It’s the season for giving, and the Granbury City Council was set last night to reconsider a gift it had turned down earlier this year.
Months after the City Council voted down accepting the St. Helen’s building for the Granbury Opera House renovation project during a meeting packed with hopeful donors, Tuesday night’s council agenda called for another discussion of the matter.
The HCN went to press before the meeting took place.
At the top of the meeting agenda was the swearing in of newly elected council members. Laurel Pirkle was re-elected to a third term. Gary Couch, who favors expanding the Opera House, unseated Mitch Tyra, who did not favor the expansion.
Tyra had voted against accepting the gift of the St. Helen’s building, along with council members Tony Allen and Nin Hulett.
Allen asked City Manager Wayne McKethan to place on the agenda discussion regarding “potential options or contracts” for the Opera House project. He said he did so because Mayor Rickie Pratt recently informed him that he had not yet signed the contract for the Scott Tucker Construction Company – approved by the City Council a month ago – because it may not be too late to incorporate the St. Helen’s building.
Pratt did not return a phone call before press time.
Allen said he wants the contract signed so that the long-delayed project can move forward according to plans voted on by the City Council.
“I said, ‘Mayor, I don’t want to go down that path again. We’ve stalled on this thing for a year and a half now,’” Allen related to the Hood County News. He added: “I am for the Opera House, but I’m for getting it done now, not a year from now.”
The longer the project is delayed, the more it will cost the city, and the more it could jeopardize Andrew Barrus’ Granbury Theatre Company.
The company, which is putting on shows a short distance away at the former site of Granbury Live, has been struggling financially and has received monetary help from the city. McKethan said the city will be paying $6,500 of the Theatre Company’s $7,000 per month rent from January through June.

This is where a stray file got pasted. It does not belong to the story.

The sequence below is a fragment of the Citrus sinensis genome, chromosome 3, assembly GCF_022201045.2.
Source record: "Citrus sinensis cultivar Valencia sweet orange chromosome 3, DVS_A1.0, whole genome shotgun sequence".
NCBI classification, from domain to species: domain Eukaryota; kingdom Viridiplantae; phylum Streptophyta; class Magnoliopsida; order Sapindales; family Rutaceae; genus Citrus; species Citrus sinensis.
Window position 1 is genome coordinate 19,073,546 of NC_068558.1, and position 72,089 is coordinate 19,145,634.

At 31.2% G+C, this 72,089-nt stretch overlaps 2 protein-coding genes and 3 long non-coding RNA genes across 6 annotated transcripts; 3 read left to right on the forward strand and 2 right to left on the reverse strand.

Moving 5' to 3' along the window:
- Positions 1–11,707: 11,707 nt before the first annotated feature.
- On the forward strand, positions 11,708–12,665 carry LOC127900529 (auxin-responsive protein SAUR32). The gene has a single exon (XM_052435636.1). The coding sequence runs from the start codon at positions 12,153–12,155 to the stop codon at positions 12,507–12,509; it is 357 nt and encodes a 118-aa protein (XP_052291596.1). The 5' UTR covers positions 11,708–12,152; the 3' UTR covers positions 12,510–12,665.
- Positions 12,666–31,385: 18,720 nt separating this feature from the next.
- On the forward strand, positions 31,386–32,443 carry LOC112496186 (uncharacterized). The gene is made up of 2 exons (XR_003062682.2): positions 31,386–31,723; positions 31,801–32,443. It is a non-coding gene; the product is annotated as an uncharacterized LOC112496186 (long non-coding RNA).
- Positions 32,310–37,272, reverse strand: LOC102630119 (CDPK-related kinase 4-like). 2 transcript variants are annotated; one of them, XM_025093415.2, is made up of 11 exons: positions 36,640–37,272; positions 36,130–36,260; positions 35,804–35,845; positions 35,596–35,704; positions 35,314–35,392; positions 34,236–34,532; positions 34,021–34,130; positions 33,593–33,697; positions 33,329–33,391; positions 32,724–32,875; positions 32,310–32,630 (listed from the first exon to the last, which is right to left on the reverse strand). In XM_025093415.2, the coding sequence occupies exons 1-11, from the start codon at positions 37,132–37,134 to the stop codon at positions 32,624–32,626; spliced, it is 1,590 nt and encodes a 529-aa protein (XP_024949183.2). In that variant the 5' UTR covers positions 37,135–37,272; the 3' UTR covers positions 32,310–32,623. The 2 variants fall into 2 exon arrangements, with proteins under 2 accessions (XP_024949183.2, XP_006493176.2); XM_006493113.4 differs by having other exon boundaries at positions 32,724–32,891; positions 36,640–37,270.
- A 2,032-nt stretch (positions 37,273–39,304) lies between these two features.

The city manager noted that, once Barrus and the Theatre Company are in the Opera House, costs will drop dramatically, plus Barrus will have between $150,000 and $200,000 in capital investments from donors.
Allen said that Pratt and new council member Couch had been talking about the city acquiring the St. Helen’s building.
Couch said Monday that no cost analysis has ever been done to determine whether using the building for expansion might actually save the city money.
“We’ve never asked for the numbers,” Couch said. “It may come out that there is no savings. But until we have that information, I feel like we’re not doing our job.”
A number of local individuals and groups banded together to raise funds to purchase the St. Helen’s building. They raised well over the purchase price of the building, and promised city officials to raise even more if needed. There would be several benefits to the expansion, they said, including improved handicap accessibility.
City Attorney Stuart Neal said that there are no legal complications if the City Council collectively changes its mind on the building donation.
“They are entitled to revisit the scope of the project,” he said.
Neal also said that, while Pratt has had the contract “sitting on his desk” for a couple of weeks, the month-long delay in the signing of the document was also due to “minor details that needed to be ironed out.”
McKethan said he will proceed as needed once he gets clarity from the City Council.
“I agree that it’s time to get started on the Opera House and get this thing built,” he said.
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